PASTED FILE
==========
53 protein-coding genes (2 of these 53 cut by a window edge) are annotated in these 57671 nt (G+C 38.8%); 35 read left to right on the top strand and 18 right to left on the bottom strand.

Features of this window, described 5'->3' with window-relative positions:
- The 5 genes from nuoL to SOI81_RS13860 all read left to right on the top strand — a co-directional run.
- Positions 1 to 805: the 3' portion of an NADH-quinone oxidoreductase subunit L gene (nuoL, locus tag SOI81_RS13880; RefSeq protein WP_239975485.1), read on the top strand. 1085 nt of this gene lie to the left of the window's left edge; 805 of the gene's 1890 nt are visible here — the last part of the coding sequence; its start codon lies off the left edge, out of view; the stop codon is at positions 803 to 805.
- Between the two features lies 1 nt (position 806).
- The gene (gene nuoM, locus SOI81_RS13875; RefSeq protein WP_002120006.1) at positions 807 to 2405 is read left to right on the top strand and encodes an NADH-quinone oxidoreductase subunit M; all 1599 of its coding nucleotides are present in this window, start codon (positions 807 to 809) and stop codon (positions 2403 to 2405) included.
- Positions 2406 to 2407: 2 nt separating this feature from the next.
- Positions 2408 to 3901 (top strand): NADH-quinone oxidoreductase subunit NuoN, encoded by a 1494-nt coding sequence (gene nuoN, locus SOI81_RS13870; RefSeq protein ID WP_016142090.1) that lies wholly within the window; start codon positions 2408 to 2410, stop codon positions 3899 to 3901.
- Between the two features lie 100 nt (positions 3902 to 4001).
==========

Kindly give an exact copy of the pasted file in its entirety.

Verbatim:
53 protein-coding genes (2 of these 53 cut by a window edge) are annotated in these 57671 nt (G+C 38.8%); 35 read left to right on the top strand and 18 right to left on the bottom strand.

Features of this window, described 5'->3' with window-relative positions:
- The 5 genes from nuoL to SOI81_RS13860 all read left to right on the top strand — a co-directional run.
- Positions 1 to 805: the 3' portion of an NADH-quinone oxidoreductase subunit L gene (nuoL, locus tag SOI81_RS13880; RefSeq protein WP_239975485.1), read on the top strand. 1085 nt of this gene lie to the left of the window's left edge; 805 of the gene's 1890 nt are visible here — the last part of the coding sequence; its start codon lies off the left edge, out of view; the stop codon is at positions 803 to 805.
- Between the two features lies 1 nt (position 806).
- The gene (gene nuoM, locus SOI81_RS13875; RefSeq protein WP_002120006.1) at positions 807 to 2405 is read left to right on the top strand and encodes an NADH-quinone oxidoreductase subunit M; all 1599 of its coding nucleotides are present in this window, start codon (positions 807 to 809) and stop codon (positions 2403 to 2405) included.
- Positions 2406 to 2407: 2 nt separating this feature from the next.
- Positions 2408 to 3901 (top strand): NADH-quinone oxidoreductase subunit NuoN, encoded by a 1494-nt coding sequence (gene nuoN, locus SOI81_RS13870; RefSeq protein ID WP_016142090.1) that lies wholly within the window; start codon positions 2408 to 2410, stop codon positions 3899 to 3901.
- Between the two features lie 100 nt (positions 3902 to 4001).